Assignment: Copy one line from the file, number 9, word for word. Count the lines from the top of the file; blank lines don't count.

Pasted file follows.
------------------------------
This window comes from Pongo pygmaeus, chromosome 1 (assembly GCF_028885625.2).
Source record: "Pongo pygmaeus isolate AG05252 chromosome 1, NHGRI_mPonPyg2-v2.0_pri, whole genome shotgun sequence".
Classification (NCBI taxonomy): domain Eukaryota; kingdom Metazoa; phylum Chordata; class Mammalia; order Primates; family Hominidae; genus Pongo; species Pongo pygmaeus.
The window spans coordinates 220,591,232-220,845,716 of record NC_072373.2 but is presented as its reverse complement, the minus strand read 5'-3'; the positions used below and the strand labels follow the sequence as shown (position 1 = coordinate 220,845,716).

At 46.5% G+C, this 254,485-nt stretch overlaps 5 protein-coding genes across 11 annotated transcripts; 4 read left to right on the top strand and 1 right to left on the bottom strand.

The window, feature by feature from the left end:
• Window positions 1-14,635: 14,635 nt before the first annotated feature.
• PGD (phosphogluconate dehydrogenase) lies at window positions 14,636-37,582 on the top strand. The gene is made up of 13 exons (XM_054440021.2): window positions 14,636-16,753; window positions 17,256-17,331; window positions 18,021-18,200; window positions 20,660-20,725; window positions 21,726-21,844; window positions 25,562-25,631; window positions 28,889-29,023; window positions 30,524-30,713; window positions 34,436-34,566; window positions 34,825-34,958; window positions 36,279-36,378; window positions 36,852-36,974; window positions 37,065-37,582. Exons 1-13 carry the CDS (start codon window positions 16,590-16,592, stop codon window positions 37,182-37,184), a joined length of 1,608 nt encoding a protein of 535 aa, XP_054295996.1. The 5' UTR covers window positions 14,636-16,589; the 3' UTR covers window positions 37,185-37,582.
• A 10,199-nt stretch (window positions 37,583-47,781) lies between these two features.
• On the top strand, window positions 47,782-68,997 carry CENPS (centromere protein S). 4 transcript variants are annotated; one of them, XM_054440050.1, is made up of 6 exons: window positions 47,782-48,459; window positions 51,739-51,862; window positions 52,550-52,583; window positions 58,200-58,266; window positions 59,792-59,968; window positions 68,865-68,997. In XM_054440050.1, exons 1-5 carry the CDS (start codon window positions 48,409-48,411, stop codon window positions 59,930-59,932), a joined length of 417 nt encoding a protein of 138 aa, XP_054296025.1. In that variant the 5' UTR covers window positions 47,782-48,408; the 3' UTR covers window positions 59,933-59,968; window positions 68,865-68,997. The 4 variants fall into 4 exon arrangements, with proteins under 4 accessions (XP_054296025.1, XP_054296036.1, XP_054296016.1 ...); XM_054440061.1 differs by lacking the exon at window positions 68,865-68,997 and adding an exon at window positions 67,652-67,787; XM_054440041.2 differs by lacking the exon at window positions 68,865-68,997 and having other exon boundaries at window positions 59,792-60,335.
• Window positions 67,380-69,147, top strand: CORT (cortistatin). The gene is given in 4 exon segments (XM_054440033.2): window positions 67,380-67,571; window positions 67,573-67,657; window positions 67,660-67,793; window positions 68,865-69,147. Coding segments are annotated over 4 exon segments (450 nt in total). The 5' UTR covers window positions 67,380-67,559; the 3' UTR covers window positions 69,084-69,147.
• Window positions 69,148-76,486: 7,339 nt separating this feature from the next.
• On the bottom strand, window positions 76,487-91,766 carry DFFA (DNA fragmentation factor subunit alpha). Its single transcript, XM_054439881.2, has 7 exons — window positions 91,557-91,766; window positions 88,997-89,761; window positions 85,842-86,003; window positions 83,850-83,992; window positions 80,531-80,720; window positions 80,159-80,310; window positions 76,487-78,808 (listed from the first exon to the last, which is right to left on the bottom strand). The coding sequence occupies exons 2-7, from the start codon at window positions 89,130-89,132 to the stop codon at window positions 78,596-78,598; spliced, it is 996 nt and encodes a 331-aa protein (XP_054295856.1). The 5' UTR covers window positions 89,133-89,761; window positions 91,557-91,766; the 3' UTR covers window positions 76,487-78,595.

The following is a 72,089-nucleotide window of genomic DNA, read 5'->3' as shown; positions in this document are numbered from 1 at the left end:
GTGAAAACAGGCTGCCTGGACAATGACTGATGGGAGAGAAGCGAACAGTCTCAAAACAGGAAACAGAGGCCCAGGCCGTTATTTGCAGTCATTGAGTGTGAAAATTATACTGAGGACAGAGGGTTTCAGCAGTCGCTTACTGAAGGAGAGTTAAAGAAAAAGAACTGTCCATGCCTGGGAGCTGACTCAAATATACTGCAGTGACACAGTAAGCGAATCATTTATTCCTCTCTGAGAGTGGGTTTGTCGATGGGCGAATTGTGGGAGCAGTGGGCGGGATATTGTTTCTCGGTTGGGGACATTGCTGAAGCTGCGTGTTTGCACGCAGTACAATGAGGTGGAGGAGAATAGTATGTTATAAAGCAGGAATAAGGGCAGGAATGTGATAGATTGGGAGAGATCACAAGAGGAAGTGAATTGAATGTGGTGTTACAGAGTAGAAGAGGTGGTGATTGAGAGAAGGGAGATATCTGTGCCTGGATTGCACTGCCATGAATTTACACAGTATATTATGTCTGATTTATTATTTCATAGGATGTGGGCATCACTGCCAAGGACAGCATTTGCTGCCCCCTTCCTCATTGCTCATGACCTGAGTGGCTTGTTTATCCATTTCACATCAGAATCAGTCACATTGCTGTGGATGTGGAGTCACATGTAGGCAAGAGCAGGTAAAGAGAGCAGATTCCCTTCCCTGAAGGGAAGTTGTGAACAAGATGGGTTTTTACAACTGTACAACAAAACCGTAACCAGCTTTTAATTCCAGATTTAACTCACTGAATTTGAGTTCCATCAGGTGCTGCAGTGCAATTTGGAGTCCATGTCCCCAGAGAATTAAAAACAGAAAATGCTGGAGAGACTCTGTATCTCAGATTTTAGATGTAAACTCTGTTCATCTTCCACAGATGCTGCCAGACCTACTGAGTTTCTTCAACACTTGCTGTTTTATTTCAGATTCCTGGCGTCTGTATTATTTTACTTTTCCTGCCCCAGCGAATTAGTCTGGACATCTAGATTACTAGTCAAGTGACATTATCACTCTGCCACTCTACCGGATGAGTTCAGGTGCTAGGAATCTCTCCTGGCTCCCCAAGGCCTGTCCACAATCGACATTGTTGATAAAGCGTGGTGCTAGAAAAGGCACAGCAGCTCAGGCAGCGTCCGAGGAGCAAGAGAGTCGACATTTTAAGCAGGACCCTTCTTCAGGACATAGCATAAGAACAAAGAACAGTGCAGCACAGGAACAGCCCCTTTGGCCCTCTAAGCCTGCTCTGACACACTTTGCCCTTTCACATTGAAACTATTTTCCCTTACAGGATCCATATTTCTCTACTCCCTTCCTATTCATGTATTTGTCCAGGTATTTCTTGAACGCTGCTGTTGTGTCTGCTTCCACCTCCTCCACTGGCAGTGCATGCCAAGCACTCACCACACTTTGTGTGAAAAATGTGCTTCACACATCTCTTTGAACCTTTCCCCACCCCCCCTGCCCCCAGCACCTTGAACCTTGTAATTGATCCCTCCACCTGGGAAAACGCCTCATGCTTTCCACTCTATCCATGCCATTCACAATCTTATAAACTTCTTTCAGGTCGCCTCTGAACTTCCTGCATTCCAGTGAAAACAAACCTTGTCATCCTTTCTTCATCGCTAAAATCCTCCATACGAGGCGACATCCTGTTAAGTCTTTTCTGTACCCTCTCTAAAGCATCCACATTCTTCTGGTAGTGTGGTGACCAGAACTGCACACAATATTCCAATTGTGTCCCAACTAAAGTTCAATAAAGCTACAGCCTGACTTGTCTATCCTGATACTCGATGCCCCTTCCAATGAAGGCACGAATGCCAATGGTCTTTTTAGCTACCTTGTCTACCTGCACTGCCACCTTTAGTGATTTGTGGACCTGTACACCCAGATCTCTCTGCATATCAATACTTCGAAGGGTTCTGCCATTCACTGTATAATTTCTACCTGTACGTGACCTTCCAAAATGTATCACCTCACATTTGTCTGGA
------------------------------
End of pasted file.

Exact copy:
• A 10,199-nt stretch (window positions 37,583-47,781) lies between these two features.